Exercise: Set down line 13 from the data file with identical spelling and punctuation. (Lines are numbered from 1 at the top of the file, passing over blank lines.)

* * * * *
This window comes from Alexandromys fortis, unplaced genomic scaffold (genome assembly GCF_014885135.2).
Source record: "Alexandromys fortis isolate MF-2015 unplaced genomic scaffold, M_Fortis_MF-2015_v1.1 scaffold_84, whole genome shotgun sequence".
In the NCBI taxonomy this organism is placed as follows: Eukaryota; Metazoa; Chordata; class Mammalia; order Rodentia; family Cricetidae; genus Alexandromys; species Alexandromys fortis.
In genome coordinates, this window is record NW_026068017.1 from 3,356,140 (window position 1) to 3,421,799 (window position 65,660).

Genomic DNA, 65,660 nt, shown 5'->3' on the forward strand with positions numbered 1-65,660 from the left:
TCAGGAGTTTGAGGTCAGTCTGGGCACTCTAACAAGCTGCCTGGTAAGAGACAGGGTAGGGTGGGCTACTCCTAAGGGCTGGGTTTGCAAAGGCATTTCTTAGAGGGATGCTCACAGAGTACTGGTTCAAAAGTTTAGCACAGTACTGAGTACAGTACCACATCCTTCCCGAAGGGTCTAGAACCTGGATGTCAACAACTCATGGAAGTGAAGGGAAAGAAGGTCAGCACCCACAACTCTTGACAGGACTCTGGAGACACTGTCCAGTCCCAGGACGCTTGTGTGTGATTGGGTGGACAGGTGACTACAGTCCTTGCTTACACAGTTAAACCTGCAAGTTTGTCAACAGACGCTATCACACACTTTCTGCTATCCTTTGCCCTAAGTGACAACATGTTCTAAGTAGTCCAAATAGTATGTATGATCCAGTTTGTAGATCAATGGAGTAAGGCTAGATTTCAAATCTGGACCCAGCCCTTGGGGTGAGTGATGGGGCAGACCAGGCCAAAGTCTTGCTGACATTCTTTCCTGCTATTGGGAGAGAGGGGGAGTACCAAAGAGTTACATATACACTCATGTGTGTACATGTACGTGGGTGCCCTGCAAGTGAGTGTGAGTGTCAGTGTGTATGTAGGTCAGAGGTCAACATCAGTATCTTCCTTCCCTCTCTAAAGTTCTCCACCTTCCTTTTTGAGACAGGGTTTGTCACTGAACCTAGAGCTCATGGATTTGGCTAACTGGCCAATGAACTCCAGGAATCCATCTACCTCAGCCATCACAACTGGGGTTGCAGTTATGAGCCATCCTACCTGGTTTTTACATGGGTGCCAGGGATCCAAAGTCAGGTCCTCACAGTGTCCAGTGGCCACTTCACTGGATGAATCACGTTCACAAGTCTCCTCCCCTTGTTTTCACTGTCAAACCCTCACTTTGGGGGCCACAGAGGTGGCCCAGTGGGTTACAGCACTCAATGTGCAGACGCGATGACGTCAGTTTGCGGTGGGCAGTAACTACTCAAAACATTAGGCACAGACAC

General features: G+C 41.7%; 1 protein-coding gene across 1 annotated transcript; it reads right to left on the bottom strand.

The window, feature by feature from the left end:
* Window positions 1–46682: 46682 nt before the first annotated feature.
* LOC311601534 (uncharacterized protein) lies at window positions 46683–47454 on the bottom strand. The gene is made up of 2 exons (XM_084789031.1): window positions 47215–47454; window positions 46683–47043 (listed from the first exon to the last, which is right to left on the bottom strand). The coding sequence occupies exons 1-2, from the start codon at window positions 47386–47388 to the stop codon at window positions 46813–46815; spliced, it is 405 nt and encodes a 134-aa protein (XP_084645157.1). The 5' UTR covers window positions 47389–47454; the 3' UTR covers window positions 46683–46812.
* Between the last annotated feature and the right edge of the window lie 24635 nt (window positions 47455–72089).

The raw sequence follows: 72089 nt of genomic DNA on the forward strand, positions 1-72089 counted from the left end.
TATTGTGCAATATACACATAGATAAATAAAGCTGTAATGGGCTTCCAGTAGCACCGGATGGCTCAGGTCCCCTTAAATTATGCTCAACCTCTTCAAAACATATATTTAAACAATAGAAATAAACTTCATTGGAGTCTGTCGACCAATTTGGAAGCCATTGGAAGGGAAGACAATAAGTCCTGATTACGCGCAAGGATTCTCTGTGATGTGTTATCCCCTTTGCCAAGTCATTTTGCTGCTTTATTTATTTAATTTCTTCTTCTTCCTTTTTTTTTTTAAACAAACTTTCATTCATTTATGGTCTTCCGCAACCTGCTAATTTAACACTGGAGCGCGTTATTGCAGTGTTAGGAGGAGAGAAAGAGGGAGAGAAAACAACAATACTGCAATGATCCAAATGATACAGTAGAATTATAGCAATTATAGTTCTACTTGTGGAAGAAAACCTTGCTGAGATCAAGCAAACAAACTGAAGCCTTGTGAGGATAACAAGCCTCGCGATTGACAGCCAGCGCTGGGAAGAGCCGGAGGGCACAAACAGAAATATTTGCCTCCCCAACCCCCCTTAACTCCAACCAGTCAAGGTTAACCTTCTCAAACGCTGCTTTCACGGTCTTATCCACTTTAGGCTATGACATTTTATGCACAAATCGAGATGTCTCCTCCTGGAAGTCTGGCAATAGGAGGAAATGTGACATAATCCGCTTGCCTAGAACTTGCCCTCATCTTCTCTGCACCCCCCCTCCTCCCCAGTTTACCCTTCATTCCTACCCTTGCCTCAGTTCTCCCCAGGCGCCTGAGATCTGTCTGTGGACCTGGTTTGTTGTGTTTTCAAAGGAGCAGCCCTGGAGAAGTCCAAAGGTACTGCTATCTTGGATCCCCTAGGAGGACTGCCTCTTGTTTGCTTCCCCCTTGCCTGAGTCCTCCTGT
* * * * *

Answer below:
TATTGTGCAATATACACATAGATAAATAAAGCTGTAATGGGCTTCCAGTAGCACCGGATGGCTCAGGTCCCCTTAAATTATGCTCAACCTCTTCAAAACATATATTTAAACAATAGAAATAAACTTCATTGGAGTCTGTCGACCAATTTGGAAGCCATTGGAAGGGAAGACAATAAGTCCTGATTACGCGCAAGGATTCTCTGTGATGTGTTATCCCCTTTGCCAAGTCATTTTGCTGCTTTATTTATTTAATTTCTTCTTCTTCCTTTTTTTTTTTAAACAAACTTTCATTCATTTATGGTCTTCCGCAACCTGCTAATTTAACACTGGAGCGCGTTATTGCAGTGTTAGGAGGAGAGAAAGAGGGAGAGAAAACAACAATACTGCAATGATCCAAATGATACAGTAGAATTATAGCAATTATAGTTCTACTTGTGGAAGAAAACCTTGCTGAGATCAAGCAAACAAACTGAAGCCTTGTGAGGATAACAAGCCTCGCGATTGACAGCCAGCGCTGGGAAGAGCCGGAGGGCACAAACAGAAATATTTGCCTCCCCAACCCCCCTTAACTCCAACCAGTCAAGGTTAACCTTCTCAAACGCTGCTTTCACGGTCTTATCCACTTTAGGCTATGACATTTTATGCACAAATCGAGATGTCTCCTCCTGGAAGTCTGGCAATAGGAGGAAATGTGACATAATCCGCTTGCCTAGAACTTGCCCTCATCTTCTCTGCACCCCCCCTCCTCCCCAGTTTACCCTTCATTCCTACCCTTGCCTCAGTTCTCCCCAGGCGCCTGAGATCTGTCTGTGGACCTGGTTTGTTGTGTTTTCAAAGGAGCAGCCCTGGAGAAGTCCAAAGGTACTGCTATCTTGGATCCCCTAGGAGGACTGCCTCTTGTTTGCTTCCCCCTTGCCTGAGTCCTCCTGT